According to an author Lennart Andersson, twelve He 66 were allegedly ordered by China in 1934, but not delivered, and an information, that twelve ex-Luftwaffe He 50Bs were sent to China in 1936 instead, is a fiction, without a trace in archives.[3]

Variants[2]

He 50aW
First prototype as a floatplane, powered by a 291 kW (390 hp) Junkers L5 inline engine, badly damaged in a forced landing.
He 50aL
Second prototype as a landplane, powered by a 365 kW (490 hp) Siemens Jupiter VI radial engine.
He 50b
Third prototype designated HE 66 for export to Japan, three more completed for German evaluation, powered by a 373 kW (600 hp) Bramo 322B radial.
He 50A
Dive bomber, reconnaissance version for the Luftwaffe, 60 aircraft built.
He 50L
Redesignated of the HE 50A, production model, Heinkel produced 25, Bayerische Flugzeugwerke produced 35, powered by a 373 kW (600 hp) Bramo 322B radial.
He 66aCh
12 exported to China, powered by a 358 kW (480 hp) Siemens Jupiter VIIF radial.[citation needed]
He 66bCh
Powered by a Bramo 322B engine, 12 built for export to China, but impressed into Luftwaffe service as HE 50B, later delivered to Hong Kong and remained in storage from January 1936 until July 1937, transferred to Peking for limited service in the 2nd Sino-Japanese War.[citation needed]
Aichi D1A1
Some He 66 reconnaissance aircraft were built by Aichi in Japan.
Aichi D1A2
Improved version of the Aichi D1A1.

Operators

 Japan
 China
12 HE 66aCh, 12 HE 66bCh[citation needed]
 Germany
60 HE 50A in Luftwaffe service
 Spain

Specifications (He 50A)

Data from German Aircraft of World War II[4] and The Complete Encyclopedia of World Aircraft[1]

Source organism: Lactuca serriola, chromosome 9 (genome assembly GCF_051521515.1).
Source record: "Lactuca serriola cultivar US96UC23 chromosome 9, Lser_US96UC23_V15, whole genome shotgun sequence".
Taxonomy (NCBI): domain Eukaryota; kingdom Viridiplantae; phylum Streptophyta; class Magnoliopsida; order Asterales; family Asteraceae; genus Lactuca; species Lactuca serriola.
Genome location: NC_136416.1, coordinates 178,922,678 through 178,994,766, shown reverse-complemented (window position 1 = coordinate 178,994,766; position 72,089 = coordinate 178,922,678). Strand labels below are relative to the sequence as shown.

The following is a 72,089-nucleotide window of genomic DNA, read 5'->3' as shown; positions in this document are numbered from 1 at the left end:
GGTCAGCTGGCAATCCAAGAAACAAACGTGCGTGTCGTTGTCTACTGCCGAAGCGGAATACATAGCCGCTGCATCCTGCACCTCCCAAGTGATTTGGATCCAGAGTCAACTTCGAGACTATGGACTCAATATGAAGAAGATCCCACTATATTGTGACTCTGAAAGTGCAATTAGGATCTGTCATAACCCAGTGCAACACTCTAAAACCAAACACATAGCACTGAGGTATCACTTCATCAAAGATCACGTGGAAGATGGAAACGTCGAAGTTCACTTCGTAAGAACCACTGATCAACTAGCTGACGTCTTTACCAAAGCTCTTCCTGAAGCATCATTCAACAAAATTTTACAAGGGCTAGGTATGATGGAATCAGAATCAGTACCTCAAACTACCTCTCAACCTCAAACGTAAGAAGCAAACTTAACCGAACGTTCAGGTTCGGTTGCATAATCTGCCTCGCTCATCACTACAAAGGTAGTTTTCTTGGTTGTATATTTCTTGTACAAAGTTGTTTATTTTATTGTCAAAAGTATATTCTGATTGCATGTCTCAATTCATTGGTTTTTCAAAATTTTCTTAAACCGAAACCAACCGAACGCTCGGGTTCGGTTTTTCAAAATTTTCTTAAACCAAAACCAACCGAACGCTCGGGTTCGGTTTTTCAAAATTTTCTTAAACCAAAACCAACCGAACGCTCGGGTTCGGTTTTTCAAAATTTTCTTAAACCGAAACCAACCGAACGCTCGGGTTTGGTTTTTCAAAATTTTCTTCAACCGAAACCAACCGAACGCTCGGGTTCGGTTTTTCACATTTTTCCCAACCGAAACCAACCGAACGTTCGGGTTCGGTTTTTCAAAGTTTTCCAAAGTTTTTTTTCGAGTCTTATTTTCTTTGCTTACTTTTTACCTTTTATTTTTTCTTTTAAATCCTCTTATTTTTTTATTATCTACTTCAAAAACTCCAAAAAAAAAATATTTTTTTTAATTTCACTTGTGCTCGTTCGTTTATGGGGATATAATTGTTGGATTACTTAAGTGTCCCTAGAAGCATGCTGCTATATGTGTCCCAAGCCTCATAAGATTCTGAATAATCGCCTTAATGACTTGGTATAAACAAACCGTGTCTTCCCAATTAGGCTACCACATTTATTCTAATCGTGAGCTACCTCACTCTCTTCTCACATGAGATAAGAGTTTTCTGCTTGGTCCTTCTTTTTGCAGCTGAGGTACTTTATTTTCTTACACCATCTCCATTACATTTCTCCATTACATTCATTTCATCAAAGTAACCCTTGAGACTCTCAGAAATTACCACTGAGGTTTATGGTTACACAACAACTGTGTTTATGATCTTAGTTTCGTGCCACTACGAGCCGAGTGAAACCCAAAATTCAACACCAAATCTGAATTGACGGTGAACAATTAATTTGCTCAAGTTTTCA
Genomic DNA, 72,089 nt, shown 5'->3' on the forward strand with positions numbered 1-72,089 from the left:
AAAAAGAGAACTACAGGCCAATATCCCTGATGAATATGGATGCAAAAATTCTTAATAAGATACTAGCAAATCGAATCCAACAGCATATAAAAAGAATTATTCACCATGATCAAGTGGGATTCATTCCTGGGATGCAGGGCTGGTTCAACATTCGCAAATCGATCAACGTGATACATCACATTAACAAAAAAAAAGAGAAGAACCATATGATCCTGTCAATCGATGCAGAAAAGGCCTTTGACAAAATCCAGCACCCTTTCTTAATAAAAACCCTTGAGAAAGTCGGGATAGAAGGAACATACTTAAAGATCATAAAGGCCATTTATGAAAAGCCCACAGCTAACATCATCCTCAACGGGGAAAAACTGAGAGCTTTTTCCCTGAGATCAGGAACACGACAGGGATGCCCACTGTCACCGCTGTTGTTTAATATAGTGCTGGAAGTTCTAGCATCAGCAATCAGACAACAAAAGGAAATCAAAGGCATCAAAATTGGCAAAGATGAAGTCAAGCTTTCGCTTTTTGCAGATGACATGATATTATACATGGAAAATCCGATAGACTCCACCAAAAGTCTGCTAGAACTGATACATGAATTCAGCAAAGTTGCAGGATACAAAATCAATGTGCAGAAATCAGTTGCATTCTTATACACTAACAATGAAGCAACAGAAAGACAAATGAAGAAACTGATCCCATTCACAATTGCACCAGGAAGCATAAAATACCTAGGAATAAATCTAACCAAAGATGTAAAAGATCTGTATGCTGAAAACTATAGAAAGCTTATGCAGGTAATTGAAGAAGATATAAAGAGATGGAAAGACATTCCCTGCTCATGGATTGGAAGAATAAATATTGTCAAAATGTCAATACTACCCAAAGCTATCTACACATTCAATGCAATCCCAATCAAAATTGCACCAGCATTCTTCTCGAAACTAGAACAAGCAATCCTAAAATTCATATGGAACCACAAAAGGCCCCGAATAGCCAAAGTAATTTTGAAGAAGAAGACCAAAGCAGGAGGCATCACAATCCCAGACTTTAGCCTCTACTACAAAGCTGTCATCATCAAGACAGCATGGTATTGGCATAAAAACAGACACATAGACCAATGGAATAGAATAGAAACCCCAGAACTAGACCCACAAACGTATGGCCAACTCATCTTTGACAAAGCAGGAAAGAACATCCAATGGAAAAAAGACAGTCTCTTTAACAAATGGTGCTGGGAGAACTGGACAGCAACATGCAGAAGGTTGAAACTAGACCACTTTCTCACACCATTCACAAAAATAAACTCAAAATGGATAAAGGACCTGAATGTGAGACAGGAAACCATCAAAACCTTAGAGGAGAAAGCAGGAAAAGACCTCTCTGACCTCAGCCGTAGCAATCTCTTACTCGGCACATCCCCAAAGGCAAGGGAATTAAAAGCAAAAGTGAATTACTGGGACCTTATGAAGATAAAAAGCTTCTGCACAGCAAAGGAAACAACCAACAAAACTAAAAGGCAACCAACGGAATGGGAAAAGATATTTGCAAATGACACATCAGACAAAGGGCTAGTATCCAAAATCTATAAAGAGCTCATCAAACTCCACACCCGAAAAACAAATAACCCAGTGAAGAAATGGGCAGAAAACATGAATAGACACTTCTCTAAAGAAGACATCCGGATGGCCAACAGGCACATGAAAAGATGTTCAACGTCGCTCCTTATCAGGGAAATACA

General characteristics

  • Crew: 2
  • Length: 9.6 m (31 ft 6 in)
  • Wingspan: 11 m (36 ft 1 in)
  • Height: 4.5 m (14 ft 9 in)
  • Wing area: 34.8 m2 (375 sq ft)
  • Powerplant: 1 × Bramo 322B 9-cylinder air-cooled radial piston engine, 485 kW (650 hp) (SAM 22B)
  • Propellers: 3-bladed variable-pitch propeller

Performance

  • Maximum speed: 235 km/h (146 mph, 127 kn)
  • Cruise speed: 190 km/h (120 mph, 100 kn)
  • Range: 1,000 km (620 mi, 540 nmi)
  • Service ceiling: 6,400 m (21,000 ft)
  • Rate of climb: 4.167 m/s (820.3 ft/min)

Armament

See also

Related development

Aircraft of comparable role, configuration and era

Related lists

References

Notes

  1. ^ a b Eden and Moeng, 2002, p. 830.
  2. ^ a b c Eden and Moeng, 2002, p. 831.
  3. ^ Andersson, Lennart (2008). A History of Chinese Aviation - Encyclopedia of Aircraft and Aviation in China until 1949. AHS. ISBN 978-9572853337, p. 269-270.
  4. ^ Kay and Smith, 2002, p. 120.

Bibliography

  • Donald, D., ed. Warplanes of the Luftwaffe: Combat Aircraft of Hitler’s Luftwaffe, 1933–1945. London: Aerospace Publishing, 2001. ISBN 9781840133943.
  • Eden, Paul and Soph Moeng, eds. The Complete Encyclopedia of World Aircraft. London: Amber Books Ltd., 2002. ISBN 0-7607-3432-1.
  • Kay, A.L. and J.R. Smith. German Aircraft of World War II. Annapolis, Maryland: Naval Institute Press, 2002. ISBN 1-55750-010-X.

External links

This page was last edited on 16 November 2019, at 14:14